In capturing, the reverse occurs. The handler on the outermost element is triggered first and then the child handler all the way down to the element where the event occurred. This is the reverse of what occurred in our example.

For event handlers, bubbling is the default but if the capture argument is set to true, then capturing occurs. To learn more about this, you can read this article on it.

You might not want this propagation behaviour to occur when you click on an element. Thankfully, JavaScript provides a way to do so. To stop propagation, you can call the event.stopPropagation() method. This method prevents events from propagating.

In our previous example, we can do this:

<div onclick="alert('div')"> DIV
    <p onclick="alert('p')"> P 
        <span> SPAN</span>
    </p>
</div>

<script>
    var span = document.querySelector('span');
    span.addEventListener('click', (event) => {
        alert('span')
        event.stopPropagation();
    }
</script>

If you run this code, you will notice that only the handler on the span is triggered.

As with all default behaviours, preventing propagation should only be done when it is necessary.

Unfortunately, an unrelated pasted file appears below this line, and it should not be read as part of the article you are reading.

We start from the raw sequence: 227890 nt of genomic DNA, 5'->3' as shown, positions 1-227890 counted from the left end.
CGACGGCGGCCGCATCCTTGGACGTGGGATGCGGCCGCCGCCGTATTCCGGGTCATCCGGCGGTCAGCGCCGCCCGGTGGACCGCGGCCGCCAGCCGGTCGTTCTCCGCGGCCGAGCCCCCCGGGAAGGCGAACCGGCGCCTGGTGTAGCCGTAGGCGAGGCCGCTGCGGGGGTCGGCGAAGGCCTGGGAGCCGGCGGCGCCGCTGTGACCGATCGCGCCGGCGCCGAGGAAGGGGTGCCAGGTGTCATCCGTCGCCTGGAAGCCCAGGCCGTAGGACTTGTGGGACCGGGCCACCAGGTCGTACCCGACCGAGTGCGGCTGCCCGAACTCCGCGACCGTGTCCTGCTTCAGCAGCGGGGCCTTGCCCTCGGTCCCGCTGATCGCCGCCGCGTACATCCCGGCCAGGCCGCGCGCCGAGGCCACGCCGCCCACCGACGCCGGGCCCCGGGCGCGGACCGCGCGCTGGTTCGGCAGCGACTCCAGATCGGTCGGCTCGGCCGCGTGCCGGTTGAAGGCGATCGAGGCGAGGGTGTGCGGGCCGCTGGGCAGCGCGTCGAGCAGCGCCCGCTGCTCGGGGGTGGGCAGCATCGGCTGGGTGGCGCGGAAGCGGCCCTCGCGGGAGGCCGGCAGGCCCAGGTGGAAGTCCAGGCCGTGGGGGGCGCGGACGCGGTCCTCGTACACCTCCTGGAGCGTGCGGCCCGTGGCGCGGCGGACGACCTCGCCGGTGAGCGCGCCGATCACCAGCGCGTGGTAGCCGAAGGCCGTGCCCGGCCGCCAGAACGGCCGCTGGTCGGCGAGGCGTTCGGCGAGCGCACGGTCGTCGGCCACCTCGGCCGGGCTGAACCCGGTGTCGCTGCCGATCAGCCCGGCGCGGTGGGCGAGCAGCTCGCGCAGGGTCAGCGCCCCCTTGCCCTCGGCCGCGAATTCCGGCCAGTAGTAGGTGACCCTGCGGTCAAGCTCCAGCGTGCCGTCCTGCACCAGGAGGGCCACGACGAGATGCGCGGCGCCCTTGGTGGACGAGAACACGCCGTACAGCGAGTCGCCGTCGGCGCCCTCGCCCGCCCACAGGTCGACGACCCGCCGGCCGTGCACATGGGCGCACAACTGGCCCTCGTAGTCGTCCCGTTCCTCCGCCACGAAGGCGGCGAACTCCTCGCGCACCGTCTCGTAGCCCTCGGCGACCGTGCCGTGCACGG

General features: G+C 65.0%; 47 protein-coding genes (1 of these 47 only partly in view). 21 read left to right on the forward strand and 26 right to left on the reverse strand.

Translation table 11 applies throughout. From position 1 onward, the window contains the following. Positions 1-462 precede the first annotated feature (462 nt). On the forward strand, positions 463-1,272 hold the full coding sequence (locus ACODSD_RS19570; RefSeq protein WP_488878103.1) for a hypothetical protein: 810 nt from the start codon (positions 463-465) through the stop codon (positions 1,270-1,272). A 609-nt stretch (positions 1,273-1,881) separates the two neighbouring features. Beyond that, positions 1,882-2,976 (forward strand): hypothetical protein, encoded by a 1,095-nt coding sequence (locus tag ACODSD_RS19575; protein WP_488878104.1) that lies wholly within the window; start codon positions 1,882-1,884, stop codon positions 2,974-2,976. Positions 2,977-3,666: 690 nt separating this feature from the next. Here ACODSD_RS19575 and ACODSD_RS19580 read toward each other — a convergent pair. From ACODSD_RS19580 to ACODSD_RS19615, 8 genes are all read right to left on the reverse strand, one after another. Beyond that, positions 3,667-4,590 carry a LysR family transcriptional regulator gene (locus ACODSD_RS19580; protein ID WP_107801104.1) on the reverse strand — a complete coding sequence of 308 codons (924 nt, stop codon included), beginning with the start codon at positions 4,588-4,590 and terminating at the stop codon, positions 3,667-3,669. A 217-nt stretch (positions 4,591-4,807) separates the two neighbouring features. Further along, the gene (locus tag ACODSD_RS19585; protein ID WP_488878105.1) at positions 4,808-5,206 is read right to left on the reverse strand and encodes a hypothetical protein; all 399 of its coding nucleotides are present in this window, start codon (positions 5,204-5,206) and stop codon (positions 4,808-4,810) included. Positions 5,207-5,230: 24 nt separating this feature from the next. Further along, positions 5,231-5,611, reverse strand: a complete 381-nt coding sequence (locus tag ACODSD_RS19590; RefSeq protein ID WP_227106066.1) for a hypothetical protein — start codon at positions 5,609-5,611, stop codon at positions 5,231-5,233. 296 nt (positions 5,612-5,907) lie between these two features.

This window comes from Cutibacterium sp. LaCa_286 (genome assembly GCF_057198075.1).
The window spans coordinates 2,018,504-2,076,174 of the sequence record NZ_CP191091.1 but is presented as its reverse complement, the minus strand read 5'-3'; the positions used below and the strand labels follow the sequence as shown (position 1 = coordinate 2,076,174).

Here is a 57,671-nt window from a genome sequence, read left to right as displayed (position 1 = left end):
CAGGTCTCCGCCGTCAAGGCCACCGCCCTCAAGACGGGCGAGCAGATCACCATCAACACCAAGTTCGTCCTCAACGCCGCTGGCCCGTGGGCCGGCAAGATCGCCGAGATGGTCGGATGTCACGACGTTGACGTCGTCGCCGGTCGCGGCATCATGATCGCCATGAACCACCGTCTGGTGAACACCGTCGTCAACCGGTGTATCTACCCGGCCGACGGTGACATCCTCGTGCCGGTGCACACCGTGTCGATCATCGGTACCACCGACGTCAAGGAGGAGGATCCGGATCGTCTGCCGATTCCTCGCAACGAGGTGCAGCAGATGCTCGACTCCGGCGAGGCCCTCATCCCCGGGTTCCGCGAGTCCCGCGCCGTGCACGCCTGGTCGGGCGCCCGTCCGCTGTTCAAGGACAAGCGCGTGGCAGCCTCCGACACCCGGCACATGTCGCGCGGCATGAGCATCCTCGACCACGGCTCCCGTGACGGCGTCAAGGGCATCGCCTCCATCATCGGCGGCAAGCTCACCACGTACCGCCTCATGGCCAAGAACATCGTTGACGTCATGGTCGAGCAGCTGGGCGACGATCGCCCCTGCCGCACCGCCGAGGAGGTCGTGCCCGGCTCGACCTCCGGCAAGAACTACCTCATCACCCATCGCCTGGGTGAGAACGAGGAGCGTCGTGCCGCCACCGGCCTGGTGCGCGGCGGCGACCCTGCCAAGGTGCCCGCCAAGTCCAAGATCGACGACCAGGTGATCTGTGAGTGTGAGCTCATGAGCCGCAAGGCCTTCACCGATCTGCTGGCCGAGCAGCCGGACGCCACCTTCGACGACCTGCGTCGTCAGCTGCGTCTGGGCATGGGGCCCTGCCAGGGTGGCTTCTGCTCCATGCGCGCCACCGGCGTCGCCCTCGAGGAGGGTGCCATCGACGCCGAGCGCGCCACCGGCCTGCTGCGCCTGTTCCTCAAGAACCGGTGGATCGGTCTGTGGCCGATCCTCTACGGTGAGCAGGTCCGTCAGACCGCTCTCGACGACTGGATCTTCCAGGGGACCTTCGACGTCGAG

One last thing before we go.

Removing an Event Listener

It is possible to remove an event listener using the removeEventListener method. We use it the same way we use the addEventListener method. We pass in the type and the function just the same way. However, the function must be stored in a variable for it to work.

Here is an example

<button>Say Hi</button>

<script>
    let button = document.querySelector('button');

    function sayHi() {
        console.log('Hi')
    }
    button.addEventListener('click', sayHi)
    button.removeEventListener('click', sayHi)
</script>

Run this code and notice that the event listener function never runs. This is because the eventListener has been removed.

If we do not store the function in a variable like in the example below, the removeEventListener will not work.

<button>Say Hi</button>

<script>
    let button = document.querySelector('button');
    button.addEventListener('click', () => {
        console.log('hi')
    })
    button.removeEventListener('click',  () => {
        console.log('hi')
    })
</script>

Conclusion

We discussed how we can handle events using HTML attributes, DOM property and the addEventListener method. We saw that we can prevent default actions by using the event.preventDefault method. We also learnt about event propagation.

Handling events can help you control the way the browser responds to user actions and we have discussed how we can do this. In my next article, I will discuss 10 common events that can occur in a browser.